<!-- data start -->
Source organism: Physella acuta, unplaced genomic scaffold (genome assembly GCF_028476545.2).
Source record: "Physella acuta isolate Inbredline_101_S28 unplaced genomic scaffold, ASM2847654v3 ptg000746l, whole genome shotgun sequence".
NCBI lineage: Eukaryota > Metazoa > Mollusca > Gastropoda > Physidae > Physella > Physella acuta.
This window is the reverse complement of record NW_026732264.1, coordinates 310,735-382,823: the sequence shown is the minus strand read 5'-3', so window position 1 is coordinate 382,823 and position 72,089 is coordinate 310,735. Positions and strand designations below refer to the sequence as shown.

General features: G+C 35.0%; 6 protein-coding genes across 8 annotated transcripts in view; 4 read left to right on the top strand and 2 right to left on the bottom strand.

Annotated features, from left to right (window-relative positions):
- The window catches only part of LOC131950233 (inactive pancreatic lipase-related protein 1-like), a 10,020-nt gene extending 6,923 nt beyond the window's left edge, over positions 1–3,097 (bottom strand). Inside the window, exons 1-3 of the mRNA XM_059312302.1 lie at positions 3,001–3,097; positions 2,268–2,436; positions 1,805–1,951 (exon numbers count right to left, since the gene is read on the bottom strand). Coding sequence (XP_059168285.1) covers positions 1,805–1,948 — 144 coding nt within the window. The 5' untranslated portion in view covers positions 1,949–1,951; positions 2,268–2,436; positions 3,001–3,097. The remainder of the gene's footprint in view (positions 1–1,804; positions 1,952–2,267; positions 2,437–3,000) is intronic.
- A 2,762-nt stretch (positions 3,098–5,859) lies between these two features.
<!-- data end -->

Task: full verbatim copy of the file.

Source organism: Physella acuta, unplaced genomic scaffold (genome assembly GCF_028476545.2).
Source record: "Physella acuta isolate Inbredline_101_S28 unplaced genomic scaffold, ASM2847654v3 ptg000746l, whole genome shotgun sequence".
NCBI lineage: Eukaryota > Metazoa > Mollusca > Gastropoda > Physidae > Physella > Physella acuta.
This window is the reverse complement of record NW_026732264.1, coordinates 310,735-382,823: the sequence shown is the minus strand read 5'-3', so window position 1 is coordinate 382,823 and position 72,089 is coordinate 310,735. Positions and strand designations below refer to the sequence as shown.

General features: G+C 35.0%; 6 protein-coding genes across 8 annotated transcripts in view; 4 read left to right on the top strand and 2 right to left on the bottom strand.

Annotated features, from left to right (window-relative positions):
- The window catches only part of LOC131950233 (inactive pancreatic lipase-related protein 1-like), a 10,020-nt gene extending 6,923 nt beyond the window's left edge, over positions 1–3,097 (bottom strand). Inside the window, exons 1-3 of the mRNA XM_059312302.1 lie at positions 3,001–3,097; positions 2,268–2,436; positions 1,805–1,951 (exon numbers count right to left, since the gene is read on the bottom strand). Coding sequence (XP_059168285.1) covers positions 1,805–1,948 — 144 coding nt within the window. The 5' untranslated portion in view covers positions 1,949–1,951; positions 2,268–2,436; positions 3,001–3,097. The remainder of the gene's footprint in view (positions 1–1,804; positions 1,952–2,267; positions 2,437–3,000) is intronic.
- A 2,762-nt stretch (positions 3,098–5,859) lies between these two features.